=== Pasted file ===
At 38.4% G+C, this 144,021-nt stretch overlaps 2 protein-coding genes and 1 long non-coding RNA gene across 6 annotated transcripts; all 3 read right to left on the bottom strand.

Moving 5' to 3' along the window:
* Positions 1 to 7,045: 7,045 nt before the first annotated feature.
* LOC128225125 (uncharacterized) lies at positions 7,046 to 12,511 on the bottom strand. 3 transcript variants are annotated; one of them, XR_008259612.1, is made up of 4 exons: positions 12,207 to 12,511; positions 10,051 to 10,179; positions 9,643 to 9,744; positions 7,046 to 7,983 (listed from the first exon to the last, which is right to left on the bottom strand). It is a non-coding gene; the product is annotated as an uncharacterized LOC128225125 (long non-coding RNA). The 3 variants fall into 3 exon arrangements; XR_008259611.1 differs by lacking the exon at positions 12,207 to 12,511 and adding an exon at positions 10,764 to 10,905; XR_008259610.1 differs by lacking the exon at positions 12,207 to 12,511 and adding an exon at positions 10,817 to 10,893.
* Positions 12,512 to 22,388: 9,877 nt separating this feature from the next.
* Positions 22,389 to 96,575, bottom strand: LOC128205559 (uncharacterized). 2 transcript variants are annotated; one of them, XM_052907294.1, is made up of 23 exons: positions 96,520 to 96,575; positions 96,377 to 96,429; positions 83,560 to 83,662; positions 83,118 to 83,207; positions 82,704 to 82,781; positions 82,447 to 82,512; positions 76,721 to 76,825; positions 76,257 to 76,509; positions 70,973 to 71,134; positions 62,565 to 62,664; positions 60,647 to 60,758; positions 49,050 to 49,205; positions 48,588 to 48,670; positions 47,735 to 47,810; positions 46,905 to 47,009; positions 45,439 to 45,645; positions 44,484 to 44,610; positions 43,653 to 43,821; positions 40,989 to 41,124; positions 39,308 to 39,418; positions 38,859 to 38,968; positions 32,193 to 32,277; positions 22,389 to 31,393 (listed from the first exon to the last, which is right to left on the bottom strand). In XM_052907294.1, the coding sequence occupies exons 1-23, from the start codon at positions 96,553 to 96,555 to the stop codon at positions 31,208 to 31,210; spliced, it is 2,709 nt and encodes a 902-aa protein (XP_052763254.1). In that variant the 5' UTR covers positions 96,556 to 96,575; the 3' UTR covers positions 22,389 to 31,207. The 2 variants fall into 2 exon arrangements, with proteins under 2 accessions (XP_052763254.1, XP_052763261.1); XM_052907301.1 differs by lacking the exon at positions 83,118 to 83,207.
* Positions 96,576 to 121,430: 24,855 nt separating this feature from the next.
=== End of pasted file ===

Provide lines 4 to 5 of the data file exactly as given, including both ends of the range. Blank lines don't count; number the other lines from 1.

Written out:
* LOC128225125 (uncharacterized) lies at positions 7,046 to 12,511 on the bottom strand. 3 transcript variants are annotated; one of them, XR_008259612.1, is made up of 4 exons: positions 12,207 to 12,511; positions 10,051 to 10,179; positions 9,643 to 9,744; positions 7,046 to 7,983 (listed from the first exon to the last, which is right to left on the bottom strand). It is a non-coding gene; the product is annotated as an uncharacterized LOC128225125 (long non-coding RNA). The 3 variants fall into 3 exon arrangements; XR_008259611.1 differs by lacking the exon at positions 12,207 to 12,511 and adding an exon at positions 10,764 to 10,905; XR_008259610.1 differs by lacking the exon at positions 12,207 to 12,511 and adding an exon at positions 10,817 to 10,893.
* Positions 12,512 to 22,388: 9,877 nt separating this feature from the next.